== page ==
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Expense Tracker in Python – Level 1

Expense tracking is a common task used in every industry. In this post, we’re going to build a simple expense tracker in Python for exercise. This Python expense tracker will simply track your expenses in a CSV file. By the end of this tutorial, you’ll have a Python expense tracking program that shows you your expenses and allows you to add to the tracker.

In this post, we’ll cover:

  • Reading Expenses from a CSV File in Python
  • Writing to Your Python Expense Tracker
  • Seeing and Adding to Your Expenses
  • Summary of How to Build a Python Expense Tracker

Find this project on GitHub.

Reading Expenses from a CSV File in Python

We could start with a function to read from or write to the CSV file that we’re using to track our expenses. For this tutorial, I chose to start with reading expenses. First things first, we import the csv library. 

Our read_expenses function doesn’t need any parameters. We’re hard-coding in the name of our expense file. This means we need to make sure that we run this program in the same folder that we have the program code and the CSV file.

First, we try to open the expenses.csv file and create a CSV reader. Next, we declare an empty list that represents the expenses. We use the CSV reader to add all the rows of the expense tracker to the list of expenses. 

Now, we print out our expenses. Notice the comment there that denotes the way that the expenses are written. This column format has to be followed for both the expense reader and writer. We show the user that on a certain date, they spend the cost on the category.

If there is no expenses.csv file, we simply print out that the file doesn’t exist and move on.

import csv
 
def read_expenses():
      try:
       with open("expenses.csv", "r") as f:
           csv_reader = csv.reader(f, delimiter=",")
           expenses = []
           for row in csv_reader:
               expenses.append(row)
       # expenses come in the columns of date (0), category (1), price (2)
       for line in expenses:
           print(f"On {line[0]}, {line[2]} was spent on {line[1]}")
   except:
       print("No Expense Tracker File Exists Yet")

Writing to Your Python Expense Tracker

Now that we’ve created a function to read from our expense tracker, let’s create a function to write to it. Our write_expenses function executes a while loop while we are reporting expenses. To do this, we start with a reporting variable that we set to True and then open up the expenses file in append mode and create a CSV writer with it.

While we are reporting, we ask the user to input the date, category, and cost. We write this data that the user input into the expense tracker. Once we write the data in, we ask the user if they are done reporting. If they are, then we set our reporting variable to False to end the while loop. Finally, we close the file.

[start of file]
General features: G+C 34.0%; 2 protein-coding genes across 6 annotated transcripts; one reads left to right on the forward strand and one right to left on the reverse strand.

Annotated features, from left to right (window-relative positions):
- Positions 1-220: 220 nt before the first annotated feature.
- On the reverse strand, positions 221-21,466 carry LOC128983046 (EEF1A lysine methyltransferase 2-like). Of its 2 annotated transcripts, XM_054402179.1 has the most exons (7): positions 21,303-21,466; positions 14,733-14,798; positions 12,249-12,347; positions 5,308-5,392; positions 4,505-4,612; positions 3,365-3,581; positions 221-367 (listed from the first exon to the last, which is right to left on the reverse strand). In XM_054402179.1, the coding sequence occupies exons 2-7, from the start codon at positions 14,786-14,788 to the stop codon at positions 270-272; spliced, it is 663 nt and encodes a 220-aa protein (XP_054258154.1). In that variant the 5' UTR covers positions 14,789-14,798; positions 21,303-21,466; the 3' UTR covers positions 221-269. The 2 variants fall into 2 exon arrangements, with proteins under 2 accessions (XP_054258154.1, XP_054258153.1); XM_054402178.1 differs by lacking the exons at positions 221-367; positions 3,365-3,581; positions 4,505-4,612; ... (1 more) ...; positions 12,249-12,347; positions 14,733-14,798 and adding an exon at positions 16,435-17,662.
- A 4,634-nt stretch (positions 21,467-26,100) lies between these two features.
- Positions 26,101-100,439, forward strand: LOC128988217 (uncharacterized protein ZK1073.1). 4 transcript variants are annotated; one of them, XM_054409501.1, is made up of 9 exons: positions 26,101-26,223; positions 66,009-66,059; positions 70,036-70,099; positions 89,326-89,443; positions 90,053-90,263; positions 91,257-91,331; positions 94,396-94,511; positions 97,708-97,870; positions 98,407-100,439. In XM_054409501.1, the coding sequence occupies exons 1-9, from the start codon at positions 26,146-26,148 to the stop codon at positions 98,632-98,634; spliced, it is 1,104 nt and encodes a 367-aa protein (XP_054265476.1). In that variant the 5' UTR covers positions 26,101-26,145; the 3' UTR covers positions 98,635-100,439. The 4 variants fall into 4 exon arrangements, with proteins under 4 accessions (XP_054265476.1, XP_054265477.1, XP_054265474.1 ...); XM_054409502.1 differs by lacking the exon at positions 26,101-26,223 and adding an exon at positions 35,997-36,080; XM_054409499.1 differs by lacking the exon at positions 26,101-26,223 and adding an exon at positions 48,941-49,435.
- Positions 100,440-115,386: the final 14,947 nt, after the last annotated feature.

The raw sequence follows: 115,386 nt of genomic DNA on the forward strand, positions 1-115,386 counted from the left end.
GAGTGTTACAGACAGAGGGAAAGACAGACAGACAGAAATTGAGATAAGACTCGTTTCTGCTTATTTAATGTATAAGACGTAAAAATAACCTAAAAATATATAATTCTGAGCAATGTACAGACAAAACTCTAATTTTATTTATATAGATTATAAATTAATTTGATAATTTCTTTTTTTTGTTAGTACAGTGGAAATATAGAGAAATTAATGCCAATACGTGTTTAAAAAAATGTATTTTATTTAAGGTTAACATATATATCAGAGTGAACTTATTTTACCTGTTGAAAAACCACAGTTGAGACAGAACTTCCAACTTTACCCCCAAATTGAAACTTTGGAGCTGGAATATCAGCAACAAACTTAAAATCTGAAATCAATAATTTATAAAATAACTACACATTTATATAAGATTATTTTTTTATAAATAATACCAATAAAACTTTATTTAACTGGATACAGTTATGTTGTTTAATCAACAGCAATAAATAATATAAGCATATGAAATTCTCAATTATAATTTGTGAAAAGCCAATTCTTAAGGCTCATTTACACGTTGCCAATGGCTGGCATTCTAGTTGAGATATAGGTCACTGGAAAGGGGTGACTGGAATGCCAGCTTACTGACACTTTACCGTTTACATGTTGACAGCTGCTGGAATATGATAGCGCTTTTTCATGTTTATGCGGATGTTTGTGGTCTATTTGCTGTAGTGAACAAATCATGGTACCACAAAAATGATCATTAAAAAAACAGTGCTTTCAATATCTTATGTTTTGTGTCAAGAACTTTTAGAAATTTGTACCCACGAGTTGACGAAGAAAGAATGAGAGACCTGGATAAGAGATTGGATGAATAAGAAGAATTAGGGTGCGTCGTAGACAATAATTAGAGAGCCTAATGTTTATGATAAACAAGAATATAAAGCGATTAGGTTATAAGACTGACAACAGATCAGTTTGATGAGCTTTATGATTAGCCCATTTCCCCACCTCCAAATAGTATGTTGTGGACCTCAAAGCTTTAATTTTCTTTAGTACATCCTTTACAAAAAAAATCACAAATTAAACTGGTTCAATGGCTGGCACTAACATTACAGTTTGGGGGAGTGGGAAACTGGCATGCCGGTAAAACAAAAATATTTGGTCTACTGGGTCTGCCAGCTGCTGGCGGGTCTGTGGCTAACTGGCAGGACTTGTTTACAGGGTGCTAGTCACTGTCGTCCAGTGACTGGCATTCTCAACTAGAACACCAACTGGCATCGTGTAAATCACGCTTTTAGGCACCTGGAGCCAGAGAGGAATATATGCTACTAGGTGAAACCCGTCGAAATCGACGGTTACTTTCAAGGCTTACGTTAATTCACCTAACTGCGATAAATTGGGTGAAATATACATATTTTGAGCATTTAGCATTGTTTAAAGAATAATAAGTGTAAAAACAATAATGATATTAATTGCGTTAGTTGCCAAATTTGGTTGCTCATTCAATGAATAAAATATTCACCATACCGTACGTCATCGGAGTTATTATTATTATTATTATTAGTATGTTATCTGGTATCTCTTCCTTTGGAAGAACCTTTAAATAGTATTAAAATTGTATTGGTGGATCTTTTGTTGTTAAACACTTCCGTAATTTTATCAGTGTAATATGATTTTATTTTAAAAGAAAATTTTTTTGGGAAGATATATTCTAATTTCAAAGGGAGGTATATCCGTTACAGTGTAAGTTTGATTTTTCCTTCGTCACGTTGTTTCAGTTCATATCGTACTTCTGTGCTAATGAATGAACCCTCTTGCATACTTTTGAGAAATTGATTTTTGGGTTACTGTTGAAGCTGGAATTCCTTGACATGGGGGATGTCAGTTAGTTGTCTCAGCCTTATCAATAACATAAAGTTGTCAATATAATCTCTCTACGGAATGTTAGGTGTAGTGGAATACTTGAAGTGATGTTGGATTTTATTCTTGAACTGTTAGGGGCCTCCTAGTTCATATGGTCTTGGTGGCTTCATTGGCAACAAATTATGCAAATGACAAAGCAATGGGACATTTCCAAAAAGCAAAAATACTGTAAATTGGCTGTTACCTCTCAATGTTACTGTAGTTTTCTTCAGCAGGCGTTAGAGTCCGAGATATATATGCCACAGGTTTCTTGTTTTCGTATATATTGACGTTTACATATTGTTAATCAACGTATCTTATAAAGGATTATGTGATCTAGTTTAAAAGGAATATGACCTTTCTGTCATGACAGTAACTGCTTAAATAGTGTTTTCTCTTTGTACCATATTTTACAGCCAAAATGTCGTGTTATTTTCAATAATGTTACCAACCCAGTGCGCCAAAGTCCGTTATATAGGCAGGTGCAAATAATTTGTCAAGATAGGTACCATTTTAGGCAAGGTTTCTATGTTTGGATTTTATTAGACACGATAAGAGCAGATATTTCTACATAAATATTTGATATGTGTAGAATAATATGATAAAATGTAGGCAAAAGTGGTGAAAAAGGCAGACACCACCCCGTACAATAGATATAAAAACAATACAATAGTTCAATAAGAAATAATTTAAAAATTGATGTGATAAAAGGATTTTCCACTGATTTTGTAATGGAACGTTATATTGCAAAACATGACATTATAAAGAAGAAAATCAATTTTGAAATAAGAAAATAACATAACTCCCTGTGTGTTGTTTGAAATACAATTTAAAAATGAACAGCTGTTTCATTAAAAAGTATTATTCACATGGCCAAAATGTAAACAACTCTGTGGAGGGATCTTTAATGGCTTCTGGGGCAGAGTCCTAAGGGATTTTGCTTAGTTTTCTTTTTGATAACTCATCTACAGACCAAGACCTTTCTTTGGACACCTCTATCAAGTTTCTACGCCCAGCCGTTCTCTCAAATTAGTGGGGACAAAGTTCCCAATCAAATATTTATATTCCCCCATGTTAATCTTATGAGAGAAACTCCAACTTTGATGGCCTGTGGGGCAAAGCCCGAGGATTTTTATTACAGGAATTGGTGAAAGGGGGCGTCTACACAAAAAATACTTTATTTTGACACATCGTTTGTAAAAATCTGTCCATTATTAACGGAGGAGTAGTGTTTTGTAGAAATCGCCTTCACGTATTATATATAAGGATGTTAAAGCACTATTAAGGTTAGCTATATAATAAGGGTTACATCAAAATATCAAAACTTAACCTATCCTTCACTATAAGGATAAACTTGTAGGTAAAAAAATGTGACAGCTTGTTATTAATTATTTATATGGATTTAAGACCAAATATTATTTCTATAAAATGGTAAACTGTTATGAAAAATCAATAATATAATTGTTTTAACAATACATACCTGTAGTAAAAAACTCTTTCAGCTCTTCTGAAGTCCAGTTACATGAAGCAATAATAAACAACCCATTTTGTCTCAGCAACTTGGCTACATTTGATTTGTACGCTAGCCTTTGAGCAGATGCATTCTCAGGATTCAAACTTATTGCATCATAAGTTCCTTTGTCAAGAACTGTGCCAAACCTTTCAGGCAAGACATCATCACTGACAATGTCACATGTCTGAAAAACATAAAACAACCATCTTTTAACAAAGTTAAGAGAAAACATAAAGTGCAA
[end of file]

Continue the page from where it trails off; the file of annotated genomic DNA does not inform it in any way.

def write_expenses():
   reporting = True
   f = open("expenses.csv", "a")
   expense_writer = csv.writer(f, delimiter=",")
   while reporting:
       date = input("What date was the expense incurred? ")
       category = input("What category is the expense for? ")
       cost = input("How much money did you spend? ")
       expense_writer.writerow([date, category, cost])
       end = input("If you are done inputting expenses, type \"end\" ")
       if end == "end":
           reporting = False
 
   f.close()

Seeing and Adding to Your Expenses

Now it’s time to put the reading and writing functions together. First we tell the user that we’re going to show them the current state of the expense report. Then, we call the read_expenses function we made earlier. 

After showing them the current expense tracker (or the fact that it doesn’t exist), we ask the user if they want to report expenses. If they do, then we call the write_expense function we made.

print("Current state of expense report: ")
read_expenses()
report = input("Would you like to report expenses?(y/n) ")
if report == "y":
   write_expenses()

Starting from no expense tracker file, this is what an expense report would look like when we run the program.

After we put in the initial expenses, we can run the program again and see that all our expenses were saved and we can continue to report expenses if we’d like.

Summary of How to Build a Python Expense Tracker

In this post we learned how to build a simple CSV expense tracker in Python. We made two functions to encapsulate the reading and writing to a CSV functionality of our expense tracker. Then, we wrote a few lines of Python to run the program as a script. Our Python expense tracker shows you the date you made the expenditure, the category that you spent on, and the amount you spent.

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